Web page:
.mov Extension used with QuickTime movies.
.rm File extension used with RealMedia files.
artifacting The occurrence of unwanted visual distortions that appear in a video image, such as cross-color artifacts, jitter, blocking, bleeding, ghosts and mosquitoes. Artifacting is a common side effect of compression, especially at lower bit rates.
bandwidth A measure of the capacity of a user’s data line. Video looks best on a high-bandwidth connection, like DSL, cable modems or satellite modems. Conversely, downloading or streaming video on a low-bandwidth connection is not optimal, like on a dial-up modem.
codec Abbreviation for compressor/decompressor. A piece of software that can convert a raw stream of uncompressed video to a compressed form. The same piece of software can also play the compressed video on-screen.
compression An encoding process that reduces the data in a video frame, typically from nearly one megabyte to 300 kilobytes or less. This is accomplished by throwing away information the eye can’t see and/or redundant information that does not change. JPEG, Motion-JPEG, MPEG, DV, Indeo, Fractal and Wavelet are all compression codecs .
decompression The decoding of a compressed video data stream to allow playback.
deinterlace To convert interlaced video into progressively-scanned video.
DivX A recent codec based on the MPEG-4 standard for video, developed for the Internet.
download-and-play A way of viewing Web video that requires the user to download a video before playing it. Download-and-play files are often higher quality than streams.
encoding The actual process of compressing video for streaming or for downloading.
fps Abbreviation for Frames per Second. Same as Frame rate.
frame rate Number of video frames per second (fps). Television in the United States is (roughly) 30 frames per second. On the Internet, frame rate is dependent on the bandwidth available and the original format of the video.
HTML (Hypertext Markup Language) A programming language used to create sites and pages on the World Wide Web.
hypertext A word or phrase in an HTML document that is highlighted to enable users to navigate or jump to another Web page when they click on it. The word or phrase generally appears underlined or in a color on the user’s computer screen.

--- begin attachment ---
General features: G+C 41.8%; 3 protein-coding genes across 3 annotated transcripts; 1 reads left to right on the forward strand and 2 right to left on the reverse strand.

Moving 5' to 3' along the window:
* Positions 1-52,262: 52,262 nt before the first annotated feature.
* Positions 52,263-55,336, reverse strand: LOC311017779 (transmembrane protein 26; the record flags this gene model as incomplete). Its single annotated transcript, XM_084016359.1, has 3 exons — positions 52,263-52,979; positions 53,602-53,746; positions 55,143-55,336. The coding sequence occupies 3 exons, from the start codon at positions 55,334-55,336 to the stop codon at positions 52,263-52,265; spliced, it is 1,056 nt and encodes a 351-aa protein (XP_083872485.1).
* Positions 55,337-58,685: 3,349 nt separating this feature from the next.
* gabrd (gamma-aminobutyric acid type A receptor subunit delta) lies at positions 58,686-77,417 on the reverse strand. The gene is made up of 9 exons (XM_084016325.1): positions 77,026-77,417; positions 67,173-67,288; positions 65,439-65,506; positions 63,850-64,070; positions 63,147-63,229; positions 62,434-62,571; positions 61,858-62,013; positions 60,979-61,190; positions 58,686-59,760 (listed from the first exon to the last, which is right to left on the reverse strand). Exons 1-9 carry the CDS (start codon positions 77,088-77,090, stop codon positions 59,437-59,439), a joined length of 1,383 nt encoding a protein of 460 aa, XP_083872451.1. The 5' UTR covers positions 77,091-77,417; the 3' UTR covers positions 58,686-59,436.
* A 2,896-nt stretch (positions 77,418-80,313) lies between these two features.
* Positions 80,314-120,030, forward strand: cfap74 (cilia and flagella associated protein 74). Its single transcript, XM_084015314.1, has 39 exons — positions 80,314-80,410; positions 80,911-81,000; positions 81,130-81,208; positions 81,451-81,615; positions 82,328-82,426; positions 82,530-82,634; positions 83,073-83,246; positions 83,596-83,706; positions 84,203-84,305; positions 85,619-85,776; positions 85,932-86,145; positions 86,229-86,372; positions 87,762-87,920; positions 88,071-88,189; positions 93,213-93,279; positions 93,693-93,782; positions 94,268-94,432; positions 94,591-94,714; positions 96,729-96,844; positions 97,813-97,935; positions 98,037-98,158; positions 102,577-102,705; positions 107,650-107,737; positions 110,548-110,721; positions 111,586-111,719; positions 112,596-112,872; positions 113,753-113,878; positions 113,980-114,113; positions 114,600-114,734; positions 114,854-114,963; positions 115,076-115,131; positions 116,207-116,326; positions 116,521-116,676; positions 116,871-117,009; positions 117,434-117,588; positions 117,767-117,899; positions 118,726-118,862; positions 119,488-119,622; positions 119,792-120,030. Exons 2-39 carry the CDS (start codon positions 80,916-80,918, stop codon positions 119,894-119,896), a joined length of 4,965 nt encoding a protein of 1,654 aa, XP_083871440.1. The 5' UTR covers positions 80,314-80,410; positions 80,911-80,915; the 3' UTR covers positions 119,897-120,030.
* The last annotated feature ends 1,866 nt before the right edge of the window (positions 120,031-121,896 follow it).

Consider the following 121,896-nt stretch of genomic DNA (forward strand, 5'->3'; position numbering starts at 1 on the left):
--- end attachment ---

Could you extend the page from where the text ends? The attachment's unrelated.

interlace To split a TV picture into two fields of odd and even lines. Under the interlaced method, every other line is scanned during the first pass, then the remaining lines are scanned in the second pass. All analog TV formats (NTSC, PAL and SECAM) use interlaced video.
keyframe A complete (possibly compressed) image used as a reference for subsequent images. To keep the data rate low, other frames only have data for the parts of the picture that change.
media player A program that plays back audio or video. Examples include Microsoft Windows Media Player, Apple’s QuickTime Player and RealOne Player.
MPEG (MPEG-1) A video compression standard set by the Motion Picture Experts Group. MPEG-1 is used for VCDs.
MPEG-2 The highest quality digital video compression currently available. MPEG-2 is scalable and is used for DVDs and DSS satellite TV systems.
MPEG-4 A recent data compression format that can get better quality out of a given amount of bandwidth. MPEG-4 can compress a feature film onto a CD-ROM disc with approximately VHS quality.
QuickTime A format for video and audio data from Apple that can be created and played back on different computer platforms.
RealVideo A streaming technology developed by RealNetworks for transmitting live video over the Internet.
resolution In video, refers to the amount of discrete picture elements (pixels) that make up a video frame.
slideshow A series of still images on the Web delivered one-after-another, often with sound, either automatically or manually.
streaming Playing sound or video while the download is in progress. Sophisticated streaming methods can compensate for slower and faster connections as they vary over time due to traffic on the Internet.
transcode The conversion of analog video to a digital format, or vice-versa.
Variable Bit Rate (VBR) A way of encoding video such that the data rate varies over time. This allows more complex scenes to use a higher data rate, balanced by using lower data rates in easily compressed scenes.